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    cpaspr

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    Re: Low power cast bullet loads in a .30-30 Winchester
    « Reply #6 on: July 11, 2019, 01:11:14 am »
    Making progress.

    I loaded three dummy rounds up tonight.  Max length is allegedly 2.550".

    One seated out to 2.500" (same as a factory Remington Core-Lokt 150 round nose).  Just barely covered the bottom lube groove, most of the middle driving band showing.

    One seated out to 2.490".  Smidge more in the case.

    Last one seated to 2.400".  This one had all of the second drive band in the case, with the case mouth right at the top lube groove.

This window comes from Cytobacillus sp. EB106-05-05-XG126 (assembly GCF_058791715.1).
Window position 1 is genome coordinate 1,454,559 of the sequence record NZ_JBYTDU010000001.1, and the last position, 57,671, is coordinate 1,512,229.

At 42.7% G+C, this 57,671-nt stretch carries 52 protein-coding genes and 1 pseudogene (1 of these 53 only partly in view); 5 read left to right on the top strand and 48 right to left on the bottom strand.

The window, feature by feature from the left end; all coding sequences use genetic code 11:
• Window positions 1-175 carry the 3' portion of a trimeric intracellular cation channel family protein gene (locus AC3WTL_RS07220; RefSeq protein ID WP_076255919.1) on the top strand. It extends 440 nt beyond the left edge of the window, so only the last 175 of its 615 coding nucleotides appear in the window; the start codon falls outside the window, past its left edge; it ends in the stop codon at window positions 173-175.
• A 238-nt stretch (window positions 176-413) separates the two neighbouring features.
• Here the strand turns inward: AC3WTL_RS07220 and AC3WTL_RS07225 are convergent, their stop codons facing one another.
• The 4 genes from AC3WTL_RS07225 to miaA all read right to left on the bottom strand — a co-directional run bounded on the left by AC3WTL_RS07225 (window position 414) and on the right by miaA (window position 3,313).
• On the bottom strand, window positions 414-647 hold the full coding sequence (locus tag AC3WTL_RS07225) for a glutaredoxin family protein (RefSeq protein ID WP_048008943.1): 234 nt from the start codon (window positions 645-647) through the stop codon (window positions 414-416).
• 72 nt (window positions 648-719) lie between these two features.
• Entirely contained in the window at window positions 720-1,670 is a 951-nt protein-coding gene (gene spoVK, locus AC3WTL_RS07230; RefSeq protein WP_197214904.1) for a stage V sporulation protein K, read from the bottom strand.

The first ten I loaded up and shot previously were all loaded such that the case mouth was just over the top driving band.  Just guessing, but maybe 2.3" OAL.

    All three of the ones I made tonight fed properly.  However, closing the bolt on the 2.500" and 2.490" rounds jammed the bullet into the lands leaving rifling marks all the way back to the front driving band.  This is a bullet that is full diameter for most of its length.

    The final test round seemed to feed well and did not jam into the rifling.  I ran it through the process several times.

    I'll load some real rounds up and set a light crimp into that top lube groove and see how they shoot.  I may be able to use the couple of hundred bullets my dad gave me after all.
    Oregon

    coelacanth

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    Re: Low power cast bullet loads in a .30-30 Winchester
    « Reply #7 on: July 11, 2019, 01:21:02 am »
     :thumbup1
    Arizona" A republic, if you can keep it."